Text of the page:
He was a sim­ple guy who loved play­ing cricket


It was im­pos­si­ble to get up­set with Ajit Wadekar, he just had that knack of win­ning peo­ple over. He will be missed greatly for they don’t make peo­ple like him any­more.

To the in­ter­net gen­er­a­tion the name Ajit Wadekar may not mean much, but to those es­pe­cially from Mum­bai who grew up in the 1960s and 70s he was one of the greats of In­dian cricket. Sheer num­bers don’t do him any jus­tice for he didn’t have the 40­plus av­er­age which was seen as the gold stan­dard in those days. But those who saw him bat will vouch for the fact that he was eas­ily one of In­dia’s best bats­men back then.

He was so con­sis­tent in the Ranji and Duleep Tro­phy matches when they were fiercely com­pet­i­tive and not the ‘help your­self to triple cen­turies’ as is the case now. The fact that triple cen­turies were so rare those days gives one an idea of how good the at­tacks were then. Not want­ing to be one who thinks only his days were great, the fact re­mains that to­day’s do­mes­tic cricket does not have the par­tic­i­pa­tion of the cur­rent In­dian in­ter­na­tion­als and so is not a real test of the do­mes­tic bats­men and bowlers. Even in­ter­univer­sity cricket had Ranji play­ers play­ing in it then and so was pretty com­pet­i­tive.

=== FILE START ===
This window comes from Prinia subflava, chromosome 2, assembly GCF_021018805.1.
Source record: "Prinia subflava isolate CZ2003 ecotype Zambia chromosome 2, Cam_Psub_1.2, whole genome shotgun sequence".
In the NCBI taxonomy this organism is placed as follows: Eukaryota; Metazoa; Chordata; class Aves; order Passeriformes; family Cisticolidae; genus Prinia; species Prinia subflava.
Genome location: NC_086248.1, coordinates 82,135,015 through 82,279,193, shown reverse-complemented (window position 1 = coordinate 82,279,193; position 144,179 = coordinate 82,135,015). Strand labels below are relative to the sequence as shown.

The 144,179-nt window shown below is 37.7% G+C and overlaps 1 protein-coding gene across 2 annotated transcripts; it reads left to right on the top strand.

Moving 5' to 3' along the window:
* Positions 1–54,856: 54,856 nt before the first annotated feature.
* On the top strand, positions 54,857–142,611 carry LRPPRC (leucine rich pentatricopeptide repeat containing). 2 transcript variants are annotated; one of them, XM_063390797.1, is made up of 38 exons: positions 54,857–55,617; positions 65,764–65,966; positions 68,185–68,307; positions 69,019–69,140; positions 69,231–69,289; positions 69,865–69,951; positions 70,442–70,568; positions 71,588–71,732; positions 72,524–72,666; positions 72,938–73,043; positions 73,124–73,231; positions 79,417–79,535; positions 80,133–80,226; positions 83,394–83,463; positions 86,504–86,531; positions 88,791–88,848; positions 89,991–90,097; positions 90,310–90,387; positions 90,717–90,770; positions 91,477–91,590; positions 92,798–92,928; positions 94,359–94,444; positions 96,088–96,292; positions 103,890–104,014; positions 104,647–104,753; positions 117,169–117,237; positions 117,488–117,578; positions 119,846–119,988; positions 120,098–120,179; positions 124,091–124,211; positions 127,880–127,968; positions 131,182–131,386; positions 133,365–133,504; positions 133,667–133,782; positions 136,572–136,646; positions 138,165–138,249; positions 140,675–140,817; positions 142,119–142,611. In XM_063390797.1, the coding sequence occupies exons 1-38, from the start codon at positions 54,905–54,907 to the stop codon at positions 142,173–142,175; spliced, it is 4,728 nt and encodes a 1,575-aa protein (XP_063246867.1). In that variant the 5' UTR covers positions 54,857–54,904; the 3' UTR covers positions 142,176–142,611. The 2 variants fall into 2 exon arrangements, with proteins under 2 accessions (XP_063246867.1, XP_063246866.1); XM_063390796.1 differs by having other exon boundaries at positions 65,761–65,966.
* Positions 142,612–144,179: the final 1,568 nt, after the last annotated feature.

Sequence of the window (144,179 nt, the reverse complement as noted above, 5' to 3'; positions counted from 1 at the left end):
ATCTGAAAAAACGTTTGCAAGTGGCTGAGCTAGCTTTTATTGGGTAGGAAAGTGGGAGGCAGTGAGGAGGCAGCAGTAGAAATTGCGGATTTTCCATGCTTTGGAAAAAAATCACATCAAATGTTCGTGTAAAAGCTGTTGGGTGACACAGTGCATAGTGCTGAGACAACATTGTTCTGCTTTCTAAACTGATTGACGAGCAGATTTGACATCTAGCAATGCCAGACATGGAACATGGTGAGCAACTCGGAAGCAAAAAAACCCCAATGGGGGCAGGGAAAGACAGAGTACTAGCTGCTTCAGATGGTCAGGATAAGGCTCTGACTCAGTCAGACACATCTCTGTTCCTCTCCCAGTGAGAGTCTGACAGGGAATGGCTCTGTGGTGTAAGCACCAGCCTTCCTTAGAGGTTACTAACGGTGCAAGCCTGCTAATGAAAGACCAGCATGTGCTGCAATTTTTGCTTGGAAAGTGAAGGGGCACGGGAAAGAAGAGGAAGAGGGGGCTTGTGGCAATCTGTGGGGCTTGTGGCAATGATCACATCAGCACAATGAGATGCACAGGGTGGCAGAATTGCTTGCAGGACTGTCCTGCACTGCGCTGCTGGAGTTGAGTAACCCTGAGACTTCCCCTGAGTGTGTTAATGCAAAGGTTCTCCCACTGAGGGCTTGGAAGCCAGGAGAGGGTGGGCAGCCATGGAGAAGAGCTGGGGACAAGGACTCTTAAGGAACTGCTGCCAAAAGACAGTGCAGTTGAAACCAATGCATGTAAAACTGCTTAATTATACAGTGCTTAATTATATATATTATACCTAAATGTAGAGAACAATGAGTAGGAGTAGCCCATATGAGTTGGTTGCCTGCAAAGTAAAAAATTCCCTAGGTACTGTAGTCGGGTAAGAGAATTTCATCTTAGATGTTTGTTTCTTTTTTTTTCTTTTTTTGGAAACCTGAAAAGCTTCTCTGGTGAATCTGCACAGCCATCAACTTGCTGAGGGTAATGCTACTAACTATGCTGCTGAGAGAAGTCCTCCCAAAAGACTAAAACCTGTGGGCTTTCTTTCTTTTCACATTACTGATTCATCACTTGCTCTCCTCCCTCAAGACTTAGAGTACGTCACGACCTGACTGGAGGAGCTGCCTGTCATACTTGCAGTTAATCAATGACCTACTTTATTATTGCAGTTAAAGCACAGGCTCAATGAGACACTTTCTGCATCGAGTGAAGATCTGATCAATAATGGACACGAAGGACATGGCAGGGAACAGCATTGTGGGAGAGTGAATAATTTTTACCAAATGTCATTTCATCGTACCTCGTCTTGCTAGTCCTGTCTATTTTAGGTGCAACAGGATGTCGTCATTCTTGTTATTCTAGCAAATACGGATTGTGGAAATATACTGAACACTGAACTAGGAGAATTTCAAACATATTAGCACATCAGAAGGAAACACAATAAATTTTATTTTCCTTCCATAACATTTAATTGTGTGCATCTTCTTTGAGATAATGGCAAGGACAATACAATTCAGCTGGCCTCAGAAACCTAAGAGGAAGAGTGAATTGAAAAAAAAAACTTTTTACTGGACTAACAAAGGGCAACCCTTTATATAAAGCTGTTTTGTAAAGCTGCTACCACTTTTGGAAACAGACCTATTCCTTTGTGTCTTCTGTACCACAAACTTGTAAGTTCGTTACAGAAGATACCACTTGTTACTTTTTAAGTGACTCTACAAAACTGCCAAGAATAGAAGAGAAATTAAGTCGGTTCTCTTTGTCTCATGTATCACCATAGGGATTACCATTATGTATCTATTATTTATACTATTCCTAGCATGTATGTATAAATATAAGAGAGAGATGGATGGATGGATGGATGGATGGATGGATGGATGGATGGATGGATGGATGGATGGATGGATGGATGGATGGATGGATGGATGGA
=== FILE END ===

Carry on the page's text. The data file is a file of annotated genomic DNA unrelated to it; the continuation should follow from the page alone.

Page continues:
Wadekar’s triple hun­dred against B. S. Chan­drasekhar and Era­palli Prasanna was a mas­ter­piece. He was driv­ing the off­spin of Prasanna through the cov­ers and play­ing the cut and pull off Chan­dra to keep scor­ing at a good pace. For the first time the leg­endary spin twins looked lost as they didn’t know where to bowl to him.

When he came back to the dress­ing room at the var­i­ous in­ter­vals af­ter his first cen­tury I would rush to him and take off his leg guards so he could get a few mo­ments


Mem­o­ries re­main: Ajit Wadekar and Su­nil Gavaskar dur­ing the Eng­land tour of 1971.

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